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Sunday, July 06, 2008

‘expert’ and ‘expert consultation’ on policy issues

Yesterday’s news headlines read how the Samajwadi leader Mulayam Singh had decided to support the struggling UPA government on the nuclear deal after he sought and received ‘expert’ advice from the man credited with the second nuclear bomb testing and the former President Dr. Abdul Kalam on the issue. Interestingly Amar Singh the secretary of the Samajwadi party mentioned in the press meet that Mulayam singh will decided the experts who will be consulted on this issue. Based on the news reports Kalam is the only ‘expert’ consulted.
Perhaps the role of expert in this case was notional as the SP had already decided to side with the congress on this deal and Kalam filled the convenient gap (as he did during his Presidency). But, the larger question that it throws light is on the definition of the word ‘expert’ in our public discourse and the larger perception and understanding of the need of and the purpose behind an expert consultation.
In a recent interview with Tehelka, noted thinker Ashish Nandy talks about how our political system is undermined with alien categories. Not just our political categories, but, our policies making processes too are guided by such principles.  Specifically in the areas of technology there seems to be no bigger ‘authority’ than that of an ‘expert’ in the said technology, leave aside the fact that the impact of the policy on technology is on everyone not merely on the experts alone.
So, all through the nuclear deal debate we have had anyone with a vague involvement with the scientific establishment, repeatedly consulted over media and public sphere. We assume that the will be able to give an impartial and unbiased opinion on an issue of national significance that has not as much to do with the technology as much as the national demand on the technology and what it claims to achieve.
Surely the needs of the nation and the achievements are functions beyond technology, which is only a means and not an end in itself. If the question was posed as to what are the electrical energy demands of the nation, what are its applications, how significant are these applications in the national priority, how important is it to sustain these applications, what are the levels of efficiencies in our current electrical energy utilization, are these optimized, have we managed to make the best use of them, how much do we need to pay for these electrical energy needs, etc., we may find that the questions automatically broaden the scope of engagement and the role of ‘experts’ on this issue. Much of our questions on technology policy are rather limited and often the solutions are para-phrased as questions and the questions didn’t arise in our minds till the solutions were presented to us.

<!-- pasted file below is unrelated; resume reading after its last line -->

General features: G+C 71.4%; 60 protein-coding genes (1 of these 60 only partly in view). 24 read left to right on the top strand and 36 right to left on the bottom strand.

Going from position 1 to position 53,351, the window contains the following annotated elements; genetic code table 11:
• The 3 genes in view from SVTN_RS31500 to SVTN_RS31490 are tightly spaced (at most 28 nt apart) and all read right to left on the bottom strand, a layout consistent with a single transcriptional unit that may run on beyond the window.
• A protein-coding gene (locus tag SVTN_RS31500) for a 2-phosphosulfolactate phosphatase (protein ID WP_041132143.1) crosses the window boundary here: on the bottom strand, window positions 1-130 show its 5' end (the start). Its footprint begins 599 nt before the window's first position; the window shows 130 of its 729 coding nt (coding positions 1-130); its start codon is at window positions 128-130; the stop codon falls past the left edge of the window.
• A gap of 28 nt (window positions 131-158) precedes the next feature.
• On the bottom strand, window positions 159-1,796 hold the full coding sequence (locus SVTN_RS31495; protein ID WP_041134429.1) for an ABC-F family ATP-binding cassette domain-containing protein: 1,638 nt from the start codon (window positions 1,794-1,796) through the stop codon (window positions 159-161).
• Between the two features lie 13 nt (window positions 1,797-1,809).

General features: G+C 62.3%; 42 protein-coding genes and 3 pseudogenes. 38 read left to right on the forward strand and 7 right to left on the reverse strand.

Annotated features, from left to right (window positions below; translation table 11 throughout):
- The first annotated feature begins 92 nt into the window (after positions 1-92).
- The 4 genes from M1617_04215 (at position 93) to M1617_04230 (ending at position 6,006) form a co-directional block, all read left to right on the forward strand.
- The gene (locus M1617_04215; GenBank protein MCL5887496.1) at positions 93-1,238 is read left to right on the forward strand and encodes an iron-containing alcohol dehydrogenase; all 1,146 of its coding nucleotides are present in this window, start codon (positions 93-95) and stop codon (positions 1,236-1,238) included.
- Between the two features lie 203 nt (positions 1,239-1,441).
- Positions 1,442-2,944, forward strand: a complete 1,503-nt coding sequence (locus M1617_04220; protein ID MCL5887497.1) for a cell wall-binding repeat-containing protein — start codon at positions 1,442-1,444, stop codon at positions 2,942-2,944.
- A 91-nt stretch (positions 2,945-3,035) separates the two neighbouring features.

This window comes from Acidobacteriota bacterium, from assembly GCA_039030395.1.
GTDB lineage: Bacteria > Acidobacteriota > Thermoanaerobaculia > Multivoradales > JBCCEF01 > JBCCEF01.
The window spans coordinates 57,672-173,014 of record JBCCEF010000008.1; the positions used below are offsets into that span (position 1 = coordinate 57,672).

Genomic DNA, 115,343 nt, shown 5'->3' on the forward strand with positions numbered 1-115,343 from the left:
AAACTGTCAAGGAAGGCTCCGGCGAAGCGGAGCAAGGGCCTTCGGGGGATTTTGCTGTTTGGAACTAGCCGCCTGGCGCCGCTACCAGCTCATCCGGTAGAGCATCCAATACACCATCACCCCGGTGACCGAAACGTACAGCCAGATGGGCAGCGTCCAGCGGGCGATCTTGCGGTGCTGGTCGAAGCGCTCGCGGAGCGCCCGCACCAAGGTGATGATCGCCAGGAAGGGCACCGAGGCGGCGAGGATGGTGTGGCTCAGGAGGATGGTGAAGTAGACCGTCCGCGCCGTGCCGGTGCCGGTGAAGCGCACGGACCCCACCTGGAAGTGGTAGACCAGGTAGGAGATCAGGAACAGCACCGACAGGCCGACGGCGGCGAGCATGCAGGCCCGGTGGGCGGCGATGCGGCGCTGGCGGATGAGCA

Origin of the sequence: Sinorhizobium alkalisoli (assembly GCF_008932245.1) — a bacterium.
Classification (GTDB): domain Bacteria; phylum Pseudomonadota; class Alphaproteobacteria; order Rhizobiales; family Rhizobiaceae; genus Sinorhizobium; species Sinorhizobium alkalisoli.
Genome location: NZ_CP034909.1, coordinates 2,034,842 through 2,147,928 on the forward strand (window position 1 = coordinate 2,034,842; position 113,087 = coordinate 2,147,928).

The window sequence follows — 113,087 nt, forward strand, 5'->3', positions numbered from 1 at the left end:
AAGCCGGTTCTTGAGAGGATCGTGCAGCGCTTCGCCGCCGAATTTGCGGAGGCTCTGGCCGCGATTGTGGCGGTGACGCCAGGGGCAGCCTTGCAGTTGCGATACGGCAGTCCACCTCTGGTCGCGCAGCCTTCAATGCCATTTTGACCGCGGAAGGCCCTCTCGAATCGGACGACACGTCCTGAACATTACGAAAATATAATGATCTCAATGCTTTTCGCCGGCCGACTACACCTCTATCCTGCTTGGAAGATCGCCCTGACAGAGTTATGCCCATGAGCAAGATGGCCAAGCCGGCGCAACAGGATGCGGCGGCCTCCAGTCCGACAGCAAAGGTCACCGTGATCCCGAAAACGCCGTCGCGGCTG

A few years back, S.M. Krishna as the then Chief Minister of Karnataka had opined that anyone who did not possess a formal qualification in the field of biotechnology was not eligible to discuss the Genetic Modification issue. Time and again we see such statements being made on the role of experts by politicians willing to pursue a certain policy.
With the political structure becoming increasingly weak and the leaders having neither the courage nor the knowledge to make any decisions on their own, they seem to rely upon the bureaucrats, judiciary and technocrats to make the decisions for them. Whether such a policy would ruin their political status being their only concern, everything else seems to be of no consequence all together. Inability to tackle the increasingly vocal media and knowledgeable civil society also seems to corner them to adopt such respite. The media is just overwhelmed and civil society challenged polemically through such ‘expert’ involvement. The media is dictated by its time constraints and the civil society by their resource constraints.  
What are our definitions of expert or expertise in the sphere of public good or national importance? What are the competencies we expect from such experts? Is position of power such as judiciary or bureaucracy or association with a scientific establishment adequate for such experts? Who among these represent the ‘aam admi’ interests and the betterment of the nation?

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